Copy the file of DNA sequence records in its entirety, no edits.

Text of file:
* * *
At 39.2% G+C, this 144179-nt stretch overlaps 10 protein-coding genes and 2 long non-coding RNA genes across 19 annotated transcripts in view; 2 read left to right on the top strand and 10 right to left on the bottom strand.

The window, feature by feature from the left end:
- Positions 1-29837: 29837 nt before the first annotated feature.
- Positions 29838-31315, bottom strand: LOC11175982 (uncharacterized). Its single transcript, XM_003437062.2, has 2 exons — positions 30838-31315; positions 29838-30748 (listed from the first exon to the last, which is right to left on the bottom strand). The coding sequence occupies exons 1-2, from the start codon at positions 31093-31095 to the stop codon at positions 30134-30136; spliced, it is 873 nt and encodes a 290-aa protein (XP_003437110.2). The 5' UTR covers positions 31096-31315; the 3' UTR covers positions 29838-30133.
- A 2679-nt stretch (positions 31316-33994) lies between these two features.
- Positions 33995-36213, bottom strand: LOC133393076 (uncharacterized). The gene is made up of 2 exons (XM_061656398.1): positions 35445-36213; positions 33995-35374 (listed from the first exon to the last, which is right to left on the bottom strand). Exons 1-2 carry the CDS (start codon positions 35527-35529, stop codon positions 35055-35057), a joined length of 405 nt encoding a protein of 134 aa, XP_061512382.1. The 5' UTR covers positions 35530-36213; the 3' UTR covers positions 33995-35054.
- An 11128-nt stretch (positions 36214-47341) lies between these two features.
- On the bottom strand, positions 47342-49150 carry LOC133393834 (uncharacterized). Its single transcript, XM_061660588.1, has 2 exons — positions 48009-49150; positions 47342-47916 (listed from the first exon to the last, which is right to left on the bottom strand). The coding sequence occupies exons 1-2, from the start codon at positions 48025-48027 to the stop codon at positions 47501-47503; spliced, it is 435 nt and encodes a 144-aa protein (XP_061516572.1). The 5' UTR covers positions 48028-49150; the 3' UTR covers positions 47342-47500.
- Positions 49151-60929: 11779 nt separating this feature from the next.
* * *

At 39.2% G+C, this 144179-nt stretch overlaps 10 protein-coding genes and 2 long non-coding RNA genes across 19 annotated transcripts in view; 2 read left to right on the top strand and 10 right to left on the bottom strand.

The window, feature by feature from the left end:
- Positions 1-29837: 29837 nt before the first annotated feature.
- Positions 29838-31315, bottom strand: LOC11175982 (uncharacterized). Its single transcript, XM_003437062.2, has 2 exons — positions 30838-31315; positions 29838-30748 (listed from the first exon to the last, which is right to left on the bottom strand). The coding sequence occupies exons 1-2, from the start codon at positions 31093-31095 to the stop codon at positions 30134-30136; spliced, it is 873 nt and encodes a 290-aa protein (XP_003437110.2). The 5' UTR covers positions 31096-31315; the 3' UTR covers positions 29838-30133.
- A 2679-nt stretch (positions 31316-33994) lies between these two features.
- Positions 33995-36213, bottom strand: LOC133393076 (uncharacterized). The gene is made up of 2 exons (XM_061656398.1): positions 35445-36213; positions 33995-35374 (listed from the first exon to the last, which is right to left on the bottom strand). Exons 1-2 carry the CDS (start codon positions 35527-35529, stop codon positions 35055-35057), a joined length of 405 nt encoding a protein of 134 aa, XP_061512382.1. The 5' UTR covers positions 35530-36213; the 3' UTR covers positions 33995-35054.
- An 11128-nt stretch (positions 36214-47341) lies between these two features.
- On the bottom strand, positions 47342-49150 carry LOC133393834 (uncharacterized). Its single transcript, XM_061660588.1, has 2 exons — positions 48009-49150; positions 47342-47916 (listed from the first exon to the last, which is right to left on the bottom strand). The coding sequence occupies exons 1-2, from the start codon at positions 48025-48027 to the stop codon at positions 47501-47503; spliced, it is 435 nt and encodes a 144-aa protein (XP_061516572.1). The 5' UTR covers positions 48028-49150; the 3' UTR covers positions 47342-47500.
- Positions 49151-60929: 11779 nt separating this feature from the next.